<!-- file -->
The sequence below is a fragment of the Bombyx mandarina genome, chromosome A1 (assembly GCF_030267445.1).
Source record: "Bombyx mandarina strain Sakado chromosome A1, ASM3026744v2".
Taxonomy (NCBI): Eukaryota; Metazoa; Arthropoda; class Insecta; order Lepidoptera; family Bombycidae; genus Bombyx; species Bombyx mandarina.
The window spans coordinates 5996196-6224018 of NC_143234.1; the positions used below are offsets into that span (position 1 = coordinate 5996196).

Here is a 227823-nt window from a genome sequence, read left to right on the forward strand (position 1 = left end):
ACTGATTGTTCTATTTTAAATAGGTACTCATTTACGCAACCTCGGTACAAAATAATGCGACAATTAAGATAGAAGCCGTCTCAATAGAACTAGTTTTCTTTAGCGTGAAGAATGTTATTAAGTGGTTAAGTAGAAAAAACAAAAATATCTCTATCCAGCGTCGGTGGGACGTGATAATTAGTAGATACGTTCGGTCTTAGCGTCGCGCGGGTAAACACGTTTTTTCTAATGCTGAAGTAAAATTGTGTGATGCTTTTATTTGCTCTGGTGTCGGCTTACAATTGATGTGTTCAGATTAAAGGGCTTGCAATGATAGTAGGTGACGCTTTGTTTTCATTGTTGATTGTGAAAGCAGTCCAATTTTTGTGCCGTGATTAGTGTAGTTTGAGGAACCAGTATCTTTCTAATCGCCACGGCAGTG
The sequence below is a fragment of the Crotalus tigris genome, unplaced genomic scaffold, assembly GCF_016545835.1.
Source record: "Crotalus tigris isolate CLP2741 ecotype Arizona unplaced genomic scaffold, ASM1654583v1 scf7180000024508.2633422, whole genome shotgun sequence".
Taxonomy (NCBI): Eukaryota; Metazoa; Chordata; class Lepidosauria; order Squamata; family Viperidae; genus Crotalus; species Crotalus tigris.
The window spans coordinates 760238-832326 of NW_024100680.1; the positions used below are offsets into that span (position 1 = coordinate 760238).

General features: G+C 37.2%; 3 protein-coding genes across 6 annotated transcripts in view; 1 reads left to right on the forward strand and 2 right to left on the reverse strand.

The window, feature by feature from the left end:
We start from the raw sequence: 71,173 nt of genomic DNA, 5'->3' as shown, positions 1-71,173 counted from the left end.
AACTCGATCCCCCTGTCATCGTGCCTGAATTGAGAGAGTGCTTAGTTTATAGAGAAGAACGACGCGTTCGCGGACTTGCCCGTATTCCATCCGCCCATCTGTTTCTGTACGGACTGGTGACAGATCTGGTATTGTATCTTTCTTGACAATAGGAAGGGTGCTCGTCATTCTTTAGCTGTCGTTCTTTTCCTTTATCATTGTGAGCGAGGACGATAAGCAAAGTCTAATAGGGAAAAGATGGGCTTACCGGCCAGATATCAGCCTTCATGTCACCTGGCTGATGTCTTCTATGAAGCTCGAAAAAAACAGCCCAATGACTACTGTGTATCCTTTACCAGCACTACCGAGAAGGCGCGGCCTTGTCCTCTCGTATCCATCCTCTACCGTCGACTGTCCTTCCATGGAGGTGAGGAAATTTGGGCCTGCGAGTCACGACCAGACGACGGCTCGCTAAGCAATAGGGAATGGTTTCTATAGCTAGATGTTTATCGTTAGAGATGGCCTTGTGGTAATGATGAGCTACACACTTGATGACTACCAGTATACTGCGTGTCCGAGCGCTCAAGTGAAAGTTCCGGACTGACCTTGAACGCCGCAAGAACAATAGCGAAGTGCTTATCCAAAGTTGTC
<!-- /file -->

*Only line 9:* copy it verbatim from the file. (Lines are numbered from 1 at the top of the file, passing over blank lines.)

Taxonomy (NCBI): Eukaryota; Metazoa; Chordata; class Lepidosauria; order Squamata; family Viperidae; genus Crotalus; species Crotalus tigris.